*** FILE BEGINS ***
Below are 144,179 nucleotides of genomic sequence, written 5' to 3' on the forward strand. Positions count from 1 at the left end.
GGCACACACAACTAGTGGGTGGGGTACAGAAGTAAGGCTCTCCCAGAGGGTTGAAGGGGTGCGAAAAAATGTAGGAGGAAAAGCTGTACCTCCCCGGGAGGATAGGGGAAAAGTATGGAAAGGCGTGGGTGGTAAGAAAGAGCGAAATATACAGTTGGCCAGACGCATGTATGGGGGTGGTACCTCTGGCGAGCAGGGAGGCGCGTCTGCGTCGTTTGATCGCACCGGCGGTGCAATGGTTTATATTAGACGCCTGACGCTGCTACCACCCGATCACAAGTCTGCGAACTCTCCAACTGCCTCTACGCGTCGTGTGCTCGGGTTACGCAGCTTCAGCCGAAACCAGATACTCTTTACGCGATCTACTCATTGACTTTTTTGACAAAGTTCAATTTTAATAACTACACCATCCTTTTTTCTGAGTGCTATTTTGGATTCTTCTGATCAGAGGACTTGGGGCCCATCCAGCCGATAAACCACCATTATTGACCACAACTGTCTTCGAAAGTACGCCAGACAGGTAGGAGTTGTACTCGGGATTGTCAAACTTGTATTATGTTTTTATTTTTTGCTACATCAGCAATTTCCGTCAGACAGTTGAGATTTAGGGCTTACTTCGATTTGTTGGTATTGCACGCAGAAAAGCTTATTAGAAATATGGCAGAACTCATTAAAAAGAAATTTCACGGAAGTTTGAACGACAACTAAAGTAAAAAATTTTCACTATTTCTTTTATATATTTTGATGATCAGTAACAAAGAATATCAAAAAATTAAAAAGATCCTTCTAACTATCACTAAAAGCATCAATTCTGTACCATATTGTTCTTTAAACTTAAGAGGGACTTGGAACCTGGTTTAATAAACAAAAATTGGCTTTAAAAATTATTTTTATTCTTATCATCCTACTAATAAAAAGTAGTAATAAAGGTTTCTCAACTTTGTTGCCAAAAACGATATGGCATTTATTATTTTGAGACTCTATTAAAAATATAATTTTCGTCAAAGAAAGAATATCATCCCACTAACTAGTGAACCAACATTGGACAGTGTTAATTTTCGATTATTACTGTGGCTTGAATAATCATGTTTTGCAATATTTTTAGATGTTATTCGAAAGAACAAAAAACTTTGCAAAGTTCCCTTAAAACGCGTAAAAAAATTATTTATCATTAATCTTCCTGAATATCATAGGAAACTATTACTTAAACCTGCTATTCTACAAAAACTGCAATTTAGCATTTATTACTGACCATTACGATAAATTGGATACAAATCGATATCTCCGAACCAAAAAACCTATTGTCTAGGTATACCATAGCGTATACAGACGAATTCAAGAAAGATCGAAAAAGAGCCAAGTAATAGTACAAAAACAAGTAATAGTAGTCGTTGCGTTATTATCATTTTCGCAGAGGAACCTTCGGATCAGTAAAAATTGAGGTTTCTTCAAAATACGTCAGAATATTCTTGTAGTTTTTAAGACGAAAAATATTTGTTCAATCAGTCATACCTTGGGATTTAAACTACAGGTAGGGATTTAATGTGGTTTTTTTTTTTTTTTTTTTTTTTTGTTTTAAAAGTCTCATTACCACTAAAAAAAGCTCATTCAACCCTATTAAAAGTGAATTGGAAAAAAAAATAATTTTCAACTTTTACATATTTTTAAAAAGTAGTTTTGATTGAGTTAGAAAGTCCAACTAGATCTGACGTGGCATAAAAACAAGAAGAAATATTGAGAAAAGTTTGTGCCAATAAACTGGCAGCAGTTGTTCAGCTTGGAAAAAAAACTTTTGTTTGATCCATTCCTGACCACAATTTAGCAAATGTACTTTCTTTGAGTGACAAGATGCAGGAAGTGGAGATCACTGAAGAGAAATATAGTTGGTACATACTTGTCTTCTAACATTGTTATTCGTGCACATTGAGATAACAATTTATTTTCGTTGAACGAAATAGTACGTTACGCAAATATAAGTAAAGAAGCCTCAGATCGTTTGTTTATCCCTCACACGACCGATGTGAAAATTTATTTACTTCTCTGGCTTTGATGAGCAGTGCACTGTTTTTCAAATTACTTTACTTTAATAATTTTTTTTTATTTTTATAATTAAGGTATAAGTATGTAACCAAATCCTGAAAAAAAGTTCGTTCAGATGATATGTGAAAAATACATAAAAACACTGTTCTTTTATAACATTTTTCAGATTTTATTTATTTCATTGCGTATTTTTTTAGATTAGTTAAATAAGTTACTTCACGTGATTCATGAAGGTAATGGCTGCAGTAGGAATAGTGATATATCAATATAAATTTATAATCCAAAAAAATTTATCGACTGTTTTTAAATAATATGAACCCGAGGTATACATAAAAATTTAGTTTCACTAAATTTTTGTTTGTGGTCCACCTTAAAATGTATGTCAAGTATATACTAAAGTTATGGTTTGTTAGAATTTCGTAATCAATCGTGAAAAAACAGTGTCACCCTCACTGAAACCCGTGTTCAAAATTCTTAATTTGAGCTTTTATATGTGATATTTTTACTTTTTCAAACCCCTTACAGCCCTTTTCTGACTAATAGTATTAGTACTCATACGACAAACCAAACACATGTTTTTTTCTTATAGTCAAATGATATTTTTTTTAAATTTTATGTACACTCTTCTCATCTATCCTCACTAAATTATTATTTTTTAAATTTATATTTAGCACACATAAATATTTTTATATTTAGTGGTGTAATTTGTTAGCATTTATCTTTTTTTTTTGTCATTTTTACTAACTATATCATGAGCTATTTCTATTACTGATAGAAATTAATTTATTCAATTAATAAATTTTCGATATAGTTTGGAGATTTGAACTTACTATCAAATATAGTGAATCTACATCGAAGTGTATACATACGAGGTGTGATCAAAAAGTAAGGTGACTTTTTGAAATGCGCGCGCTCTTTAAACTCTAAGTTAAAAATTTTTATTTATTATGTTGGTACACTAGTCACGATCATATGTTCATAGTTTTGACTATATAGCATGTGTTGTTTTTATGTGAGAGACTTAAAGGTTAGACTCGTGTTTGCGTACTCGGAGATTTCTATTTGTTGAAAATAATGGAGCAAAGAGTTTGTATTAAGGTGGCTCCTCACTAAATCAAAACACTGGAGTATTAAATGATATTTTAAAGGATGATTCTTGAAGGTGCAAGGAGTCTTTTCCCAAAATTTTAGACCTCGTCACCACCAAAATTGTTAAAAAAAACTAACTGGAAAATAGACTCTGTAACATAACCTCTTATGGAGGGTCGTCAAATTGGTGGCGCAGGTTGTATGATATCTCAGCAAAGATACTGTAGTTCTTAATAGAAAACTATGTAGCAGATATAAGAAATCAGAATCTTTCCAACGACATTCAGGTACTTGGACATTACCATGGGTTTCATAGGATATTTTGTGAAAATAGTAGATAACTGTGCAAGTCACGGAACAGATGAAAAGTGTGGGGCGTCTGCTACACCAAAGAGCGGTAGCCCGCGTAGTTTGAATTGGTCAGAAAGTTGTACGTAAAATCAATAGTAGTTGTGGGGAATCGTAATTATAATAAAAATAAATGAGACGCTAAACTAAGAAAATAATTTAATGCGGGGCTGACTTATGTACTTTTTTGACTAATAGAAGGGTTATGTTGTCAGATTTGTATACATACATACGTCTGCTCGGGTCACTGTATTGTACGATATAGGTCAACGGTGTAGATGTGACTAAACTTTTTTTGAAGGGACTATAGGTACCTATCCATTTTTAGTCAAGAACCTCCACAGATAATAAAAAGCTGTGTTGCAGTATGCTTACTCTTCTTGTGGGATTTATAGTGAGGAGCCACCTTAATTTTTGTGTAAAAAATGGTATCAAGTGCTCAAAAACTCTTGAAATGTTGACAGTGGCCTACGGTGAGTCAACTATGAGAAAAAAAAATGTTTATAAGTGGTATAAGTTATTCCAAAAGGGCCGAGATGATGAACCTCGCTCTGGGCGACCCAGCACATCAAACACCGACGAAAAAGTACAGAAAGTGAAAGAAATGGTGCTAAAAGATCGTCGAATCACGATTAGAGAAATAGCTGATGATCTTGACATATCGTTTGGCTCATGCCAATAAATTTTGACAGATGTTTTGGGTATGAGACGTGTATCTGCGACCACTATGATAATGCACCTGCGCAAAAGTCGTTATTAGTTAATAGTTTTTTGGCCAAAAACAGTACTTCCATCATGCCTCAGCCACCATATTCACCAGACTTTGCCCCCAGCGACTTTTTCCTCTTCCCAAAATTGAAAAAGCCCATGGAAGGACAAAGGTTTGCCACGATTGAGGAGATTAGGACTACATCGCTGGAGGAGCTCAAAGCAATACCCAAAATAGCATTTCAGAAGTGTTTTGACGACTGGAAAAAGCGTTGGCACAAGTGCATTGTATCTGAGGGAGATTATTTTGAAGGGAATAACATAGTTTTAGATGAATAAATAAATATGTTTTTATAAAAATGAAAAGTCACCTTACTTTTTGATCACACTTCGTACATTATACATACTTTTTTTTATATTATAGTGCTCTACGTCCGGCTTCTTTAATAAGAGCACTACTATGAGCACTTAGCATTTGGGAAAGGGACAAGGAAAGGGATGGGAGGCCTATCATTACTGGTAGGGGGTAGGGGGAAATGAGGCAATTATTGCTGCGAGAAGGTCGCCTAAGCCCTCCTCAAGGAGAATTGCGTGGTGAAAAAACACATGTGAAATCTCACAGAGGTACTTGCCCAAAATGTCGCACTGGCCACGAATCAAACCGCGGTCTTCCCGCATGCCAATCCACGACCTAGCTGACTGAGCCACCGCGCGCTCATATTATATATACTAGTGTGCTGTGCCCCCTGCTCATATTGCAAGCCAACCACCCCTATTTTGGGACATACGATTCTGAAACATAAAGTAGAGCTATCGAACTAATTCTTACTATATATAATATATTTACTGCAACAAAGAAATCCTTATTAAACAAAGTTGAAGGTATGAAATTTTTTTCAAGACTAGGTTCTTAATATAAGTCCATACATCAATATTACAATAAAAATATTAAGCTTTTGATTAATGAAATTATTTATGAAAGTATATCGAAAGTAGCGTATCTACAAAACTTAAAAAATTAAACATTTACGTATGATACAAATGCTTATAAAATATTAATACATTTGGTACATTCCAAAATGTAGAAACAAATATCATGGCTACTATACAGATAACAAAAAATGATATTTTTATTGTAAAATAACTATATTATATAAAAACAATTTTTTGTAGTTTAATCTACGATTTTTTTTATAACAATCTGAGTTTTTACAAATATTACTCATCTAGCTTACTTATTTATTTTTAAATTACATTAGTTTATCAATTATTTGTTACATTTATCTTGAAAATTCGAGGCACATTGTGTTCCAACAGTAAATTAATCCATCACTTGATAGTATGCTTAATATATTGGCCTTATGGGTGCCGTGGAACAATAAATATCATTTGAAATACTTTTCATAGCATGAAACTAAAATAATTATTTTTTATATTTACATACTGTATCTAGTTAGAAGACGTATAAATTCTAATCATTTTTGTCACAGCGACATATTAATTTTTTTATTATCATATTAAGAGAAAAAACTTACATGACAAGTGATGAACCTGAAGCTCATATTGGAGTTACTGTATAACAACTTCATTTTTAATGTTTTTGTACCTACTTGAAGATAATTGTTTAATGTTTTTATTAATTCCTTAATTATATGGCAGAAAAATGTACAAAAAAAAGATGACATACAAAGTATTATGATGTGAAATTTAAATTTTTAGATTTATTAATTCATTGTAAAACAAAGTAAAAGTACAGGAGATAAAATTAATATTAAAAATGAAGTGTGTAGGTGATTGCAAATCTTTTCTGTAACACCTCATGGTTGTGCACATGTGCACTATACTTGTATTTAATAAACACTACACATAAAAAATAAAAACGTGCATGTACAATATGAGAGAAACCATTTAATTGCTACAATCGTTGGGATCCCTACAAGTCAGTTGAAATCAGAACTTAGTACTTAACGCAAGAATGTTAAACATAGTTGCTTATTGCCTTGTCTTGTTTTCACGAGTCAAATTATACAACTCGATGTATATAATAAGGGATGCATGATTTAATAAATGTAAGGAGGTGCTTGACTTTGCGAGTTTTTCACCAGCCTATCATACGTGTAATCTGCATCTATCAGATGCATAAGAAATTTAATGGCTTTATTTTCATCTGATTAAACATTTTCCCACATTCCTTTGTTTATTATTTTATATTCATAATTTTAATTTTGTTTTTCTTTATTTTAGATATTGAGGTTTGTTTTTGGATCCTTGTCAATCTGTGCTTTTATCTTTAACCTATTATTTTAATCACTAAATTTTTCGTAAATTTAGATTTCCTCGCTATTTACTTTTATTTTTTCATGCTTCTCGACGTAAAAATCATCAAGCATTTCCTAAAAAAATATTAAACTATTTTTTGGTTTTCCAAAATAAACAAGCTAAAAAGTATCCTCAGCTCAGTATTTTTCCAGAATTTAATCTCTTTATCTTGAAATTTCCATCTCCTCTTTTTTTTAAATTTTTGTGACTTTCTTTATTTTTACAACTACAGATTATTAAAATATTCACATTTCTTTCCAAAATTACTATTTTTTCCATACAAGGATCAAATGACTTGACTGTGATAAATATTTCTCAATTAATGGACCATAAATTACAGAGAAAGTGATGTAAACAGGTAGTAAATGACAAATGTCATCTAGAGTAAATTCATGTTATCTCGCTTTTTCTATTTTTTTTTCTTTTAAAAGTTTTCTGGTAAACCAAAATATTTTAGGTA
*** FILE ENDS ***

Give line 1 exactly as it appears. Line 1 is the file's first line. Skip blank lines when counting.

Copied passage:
Below are 144,179 nucleotides of genomic sequence, written 5' to 3' on the forward strand. Positions count from 1 at the left end.